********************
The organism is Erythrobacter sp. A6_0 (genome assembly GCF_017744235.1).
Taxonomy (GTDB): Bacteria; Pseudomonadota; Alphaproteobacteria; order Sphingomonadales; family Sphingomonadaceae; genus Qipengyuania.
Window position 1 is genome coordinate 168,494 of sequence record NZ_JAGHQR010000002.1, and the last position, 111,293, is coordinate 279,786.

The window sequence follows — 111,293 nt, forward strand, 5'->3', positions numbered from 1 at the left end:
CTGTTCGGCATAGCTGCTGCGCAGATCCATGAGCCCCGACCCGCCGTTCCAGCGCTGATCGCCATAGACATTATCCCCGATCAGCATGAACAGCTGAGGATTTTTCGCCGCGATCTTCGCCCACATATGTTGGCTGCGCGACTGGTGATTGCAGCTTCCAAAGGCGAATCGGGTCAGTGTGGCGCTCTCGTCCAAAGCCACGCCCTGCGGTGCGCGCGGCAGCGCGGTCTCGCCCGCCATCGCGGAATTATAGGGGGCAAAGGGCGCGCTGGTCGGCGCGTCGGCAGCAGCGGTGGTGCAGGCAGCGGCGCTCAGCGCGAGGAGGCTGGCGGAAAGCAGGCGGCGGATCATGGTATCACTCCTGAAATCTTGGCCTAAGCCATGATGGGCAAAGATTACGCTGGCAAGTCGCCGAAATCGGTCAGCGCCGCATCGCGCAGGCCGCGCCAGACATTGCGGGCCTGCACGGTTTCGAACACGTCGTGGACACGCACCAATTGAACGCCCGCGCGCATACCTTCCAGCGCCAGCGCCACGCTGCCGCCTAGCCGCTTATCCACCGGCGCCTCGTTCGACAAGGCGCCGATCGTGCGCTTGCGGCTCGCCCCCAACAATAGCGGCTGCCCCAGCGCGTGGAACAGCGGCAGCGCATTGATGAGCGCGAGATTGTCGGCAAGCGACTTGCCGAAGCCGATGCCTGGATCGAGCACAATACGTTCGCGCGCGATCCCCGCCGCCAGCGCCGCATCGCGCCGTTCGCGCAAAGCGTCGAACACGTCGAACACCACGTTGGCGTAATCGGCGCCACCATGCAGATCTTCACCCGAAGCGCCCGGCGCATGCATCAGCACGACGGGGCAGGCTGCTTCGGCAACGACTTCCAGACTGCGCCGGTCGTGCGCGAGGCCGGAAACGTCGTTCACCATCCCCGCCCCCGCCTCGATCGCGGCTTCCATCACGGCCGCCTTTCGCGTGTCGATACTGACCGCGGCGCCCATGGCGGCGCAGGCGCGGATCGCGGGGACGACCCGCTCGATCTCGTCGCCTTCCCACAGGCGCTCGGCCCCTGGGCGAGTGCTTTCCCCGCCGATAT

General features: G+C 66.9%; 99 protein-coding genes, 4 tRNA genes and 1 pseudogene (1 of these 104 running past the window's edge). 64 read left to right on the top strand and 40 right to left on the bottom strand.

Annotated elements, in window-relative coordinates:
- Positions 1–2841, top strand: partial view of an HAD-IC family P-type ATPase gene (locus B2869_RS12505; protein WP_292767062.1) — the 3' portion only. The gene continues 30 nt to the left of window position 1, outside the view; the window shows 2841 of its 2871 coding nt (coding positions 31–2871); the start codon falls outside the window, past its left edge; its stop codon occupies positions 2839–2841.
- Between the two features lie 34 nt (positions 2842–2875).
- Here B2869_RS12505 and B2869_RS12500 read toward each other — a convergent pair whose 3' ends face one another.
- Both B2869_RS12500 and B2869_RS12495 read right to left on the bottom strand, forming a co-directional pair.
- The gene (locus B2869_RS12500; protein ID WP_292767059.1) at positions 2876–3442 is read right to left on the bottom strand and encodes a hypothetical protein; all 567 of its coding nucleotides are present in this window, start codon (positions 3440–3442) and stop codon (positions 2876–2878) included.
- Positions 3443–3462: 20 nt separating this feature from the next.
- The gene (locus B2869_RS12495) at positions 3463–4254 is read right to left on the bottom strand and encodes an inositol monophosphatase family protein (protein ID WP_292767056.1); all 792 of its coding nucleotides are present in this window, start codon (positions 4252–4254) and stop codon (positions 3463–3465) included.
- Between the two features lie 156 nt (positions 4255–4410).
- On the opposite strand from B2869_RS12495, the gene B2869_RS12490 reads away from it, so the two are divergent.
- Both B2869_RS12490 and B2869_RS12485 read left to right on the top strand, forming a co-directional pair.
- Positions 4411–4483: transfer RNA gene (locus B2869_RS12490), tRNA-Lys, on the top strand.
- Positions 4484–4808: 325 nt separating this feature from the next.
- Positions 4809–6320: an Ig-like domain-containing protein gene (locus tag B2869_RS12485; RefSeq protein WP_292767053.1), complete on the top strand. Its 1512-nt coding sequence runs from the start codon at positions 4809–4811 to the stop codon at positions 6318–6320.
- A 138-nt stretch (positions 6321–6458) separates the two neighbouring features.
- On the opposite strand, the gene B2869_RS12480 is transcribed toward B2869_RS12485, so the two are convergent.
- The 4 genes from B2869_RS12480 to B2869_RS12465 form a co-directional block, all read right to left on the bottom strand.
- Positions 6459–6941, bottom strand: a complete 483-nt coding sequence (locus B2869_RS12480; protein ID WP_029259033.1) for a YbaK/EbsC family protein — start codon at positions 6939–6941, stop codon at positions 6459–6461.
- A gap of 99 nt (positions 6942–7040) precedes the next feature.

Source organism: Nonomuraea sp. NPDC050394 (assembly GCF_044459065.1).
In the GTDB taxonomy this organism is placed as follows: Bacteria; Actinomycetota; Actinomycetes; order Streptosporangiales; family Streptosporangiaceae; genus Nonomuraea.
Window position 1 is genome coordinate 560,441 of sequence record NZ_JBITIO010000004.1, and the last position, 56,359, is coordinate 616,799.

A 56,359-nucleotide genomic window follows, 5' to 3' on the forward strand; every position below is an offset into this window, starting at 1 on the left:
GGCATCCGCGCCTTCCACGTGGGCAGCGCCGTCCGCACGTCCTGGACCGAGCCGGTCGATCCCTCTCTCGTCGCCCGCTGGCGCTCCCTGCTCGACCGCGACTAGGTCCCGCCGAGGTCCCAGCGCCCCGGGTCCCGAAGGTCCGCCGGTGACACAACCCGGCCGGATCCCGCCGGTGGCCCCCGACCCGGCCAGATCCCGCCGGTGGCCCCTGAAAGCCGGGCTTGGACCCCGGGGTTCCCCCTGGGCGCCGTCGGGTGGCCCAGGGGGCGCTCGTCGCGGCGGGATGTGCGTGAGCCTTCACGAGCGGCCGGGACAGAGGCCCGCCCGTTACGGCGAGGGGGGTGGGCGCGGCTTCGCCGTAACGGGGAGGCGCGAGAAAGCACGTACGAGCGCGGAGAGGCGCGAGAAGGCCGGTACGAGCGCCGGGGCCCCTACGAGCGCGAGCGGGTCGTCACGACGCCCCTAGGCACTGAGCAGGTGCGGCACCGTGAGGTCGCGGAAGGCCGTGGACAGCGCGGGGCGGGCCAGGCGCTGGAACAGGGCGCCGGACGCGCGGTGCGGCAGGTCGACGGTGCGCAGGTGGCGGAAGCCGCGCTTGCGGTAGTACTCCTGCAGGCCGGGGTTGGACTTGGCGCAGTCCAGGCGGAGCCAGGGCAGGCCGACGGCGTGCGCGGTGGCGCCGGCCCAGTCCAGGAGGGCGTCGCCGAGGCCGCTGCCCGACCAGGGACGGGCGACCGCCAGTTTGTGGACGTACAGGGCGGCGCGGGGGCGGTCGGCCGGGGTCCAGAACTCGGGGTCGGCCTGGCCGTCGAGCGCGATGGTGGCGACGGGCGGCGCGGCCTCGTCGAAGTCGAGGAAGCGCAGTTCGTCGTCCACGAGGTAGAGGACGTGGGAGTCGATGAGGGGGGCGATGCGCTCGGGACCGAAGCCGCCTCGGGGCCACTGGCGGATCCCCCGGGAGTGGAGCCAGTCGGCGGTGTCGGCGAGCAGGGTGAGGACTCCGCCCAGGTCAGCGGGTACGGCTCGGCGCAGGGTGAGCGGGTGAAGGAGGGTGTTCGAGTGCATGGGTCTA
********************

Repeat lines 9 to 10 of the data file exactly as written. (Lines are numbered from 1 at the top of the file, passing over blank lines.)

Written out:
- Between the two features lie 34 nt (positions 2842–2875).
- Here B2869_RS12505 and B2869_RS12500 read toward each other — a convergent pair whose 3' ends face one another.